As anticipation builds for the 2013 edition of the U.S. Department of Energy’s biennial sun-powered home design/build showdown, over 6,000 miles away from the U.S. Solar Decathlon's new (temporary?) home at Orange Country Great Park in Irvine, Calif. the countdown is also very much on for the Aug. 2 kick-off of the inaugural Solar Decathlon China in Datong, Shanxi province.

Winning the bid over nine other potential host cities following the signing of a memorandum of understanding between the U.S. and China in Jan. 2011, Datong, “The City of Coal," is no doubt a provocative — and rather smart — setting for the Peking University-organized spin-off of the original Solar Decathlon which has also birthed a European counterpart, the Solar Decathlon Europe, held in 2010 and 2012 in Madrid.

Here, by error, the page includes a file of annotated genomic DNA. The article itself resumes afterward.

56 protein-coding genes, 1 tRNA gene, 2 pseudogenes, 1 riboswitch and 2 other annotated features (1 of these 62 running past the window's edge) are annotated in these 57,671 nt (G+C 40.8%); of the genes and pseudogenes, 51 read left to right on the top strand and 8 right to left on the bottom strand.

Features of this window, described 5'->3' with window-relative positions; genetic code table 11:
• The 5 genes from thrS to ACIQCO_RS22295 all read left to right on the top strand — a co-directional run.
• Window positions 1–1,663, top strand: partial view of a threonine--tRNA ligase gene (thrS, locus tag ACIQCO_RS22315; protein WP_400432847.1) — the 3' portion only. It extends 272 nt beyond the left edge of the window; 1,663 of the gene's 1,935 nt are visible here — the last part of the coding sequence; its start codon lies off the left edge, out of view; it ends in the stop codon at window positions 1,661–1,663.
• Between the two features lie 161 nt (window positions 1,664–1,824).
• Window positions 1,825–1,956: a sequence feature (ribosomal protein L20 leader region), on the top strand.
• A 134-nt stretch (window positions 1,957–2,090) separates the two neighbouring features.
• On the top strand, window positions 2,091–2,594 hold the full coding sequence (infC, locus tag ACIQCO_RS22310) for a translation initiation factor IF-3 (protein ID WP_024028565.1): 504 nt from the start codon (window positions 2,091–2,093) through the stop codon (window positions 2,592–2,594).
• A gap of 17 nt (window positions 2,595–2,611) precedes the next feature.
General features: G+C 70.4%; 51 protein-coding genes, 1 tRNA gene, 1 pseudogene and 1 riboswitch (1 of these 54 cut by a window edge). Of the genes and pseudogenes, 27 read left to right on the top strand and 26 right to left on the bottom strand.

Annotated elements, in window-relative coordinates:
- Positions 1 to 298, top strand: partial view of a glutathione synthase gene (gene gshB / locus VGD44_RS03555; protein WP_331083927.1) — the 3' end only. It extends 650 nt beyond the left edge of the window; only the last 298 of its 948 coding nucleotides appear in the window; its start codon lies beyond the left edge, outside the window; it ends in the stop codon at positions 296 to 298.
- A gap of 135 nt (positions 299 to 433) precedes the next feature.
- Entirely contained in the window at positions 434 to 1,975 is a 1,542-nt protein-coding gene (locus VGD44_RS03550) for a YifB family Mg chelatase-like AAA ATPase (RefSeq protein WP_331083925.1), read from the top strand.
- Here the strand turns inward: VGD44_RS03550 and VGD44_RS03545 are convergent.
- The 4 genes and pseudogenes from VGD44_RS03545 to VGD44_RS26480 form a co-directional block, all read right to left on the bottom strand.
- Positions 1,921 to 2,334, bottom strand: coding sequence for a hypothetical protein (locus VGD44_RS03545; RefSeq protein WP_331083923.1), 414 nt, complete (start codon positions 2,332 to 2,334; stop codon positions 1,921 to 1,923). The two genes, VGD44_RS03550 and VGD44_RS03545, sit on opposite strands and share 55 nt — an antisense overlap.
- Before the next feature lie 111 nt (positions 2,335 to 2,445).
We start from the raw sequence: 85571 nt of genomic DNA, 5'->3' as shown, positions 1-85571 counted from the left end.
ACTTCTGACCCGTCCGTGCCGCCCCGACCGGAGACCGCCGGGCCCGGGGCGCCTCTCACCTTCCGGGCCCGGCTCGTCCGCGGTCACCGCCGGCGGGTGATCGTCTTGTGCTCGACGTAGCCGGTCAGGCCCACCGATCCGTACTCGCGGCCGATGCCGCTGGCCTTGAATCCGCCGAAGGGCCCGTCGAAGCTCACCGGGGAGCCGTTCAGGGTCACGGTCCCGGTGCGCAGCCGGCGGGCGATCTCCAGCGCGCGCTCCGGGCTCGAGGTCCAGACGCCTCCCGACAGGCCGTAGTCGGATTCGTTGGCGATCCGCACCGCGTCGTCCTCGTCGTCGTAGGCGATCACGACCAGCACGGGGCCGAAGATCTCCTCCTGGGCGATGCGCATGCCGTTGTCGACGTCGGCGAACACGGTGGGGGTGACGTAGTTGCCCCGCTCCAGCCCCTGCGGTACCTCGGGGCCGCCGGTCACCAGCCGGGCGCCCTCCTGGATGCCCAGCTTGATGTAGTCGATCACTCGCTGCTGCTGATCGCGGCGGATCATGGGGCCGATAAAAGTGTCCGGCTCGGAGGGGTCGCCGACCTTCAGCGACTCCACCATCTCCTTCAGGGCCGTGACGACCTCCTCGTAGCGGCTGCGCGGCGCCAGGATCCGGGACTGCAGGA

Long serving as China's coal capital, historic Datong is widely considered as one of the most polluted cities in the entire world, a soot-smeared metropolis of over 3 million located an environmentally damaged northern province where, as described by the New York Times, air quality monitors are frequently on red alert and where residents, when not forced to stay indoors, have to drive with their lights on during the daylight hours. It's a city where SD China's cheery motto of "Brighten the Future, Harmonize the World" really means something. 

As part of the bid proposal, Datong officials apparently promised to build an entire "renewable energy theme park" around the Solar Decathlon village and offered to purchase some of the student-built homes to be on permanent display within the park after the conclusion of the event. Further info on the proposed theme park and the actually decathlon village are non-existent as far as I can tell on the official SD China website.

Explained Zhou Qifeng, the president of Peking University, in a 2011 press release published prior to Datong being selected as the host city: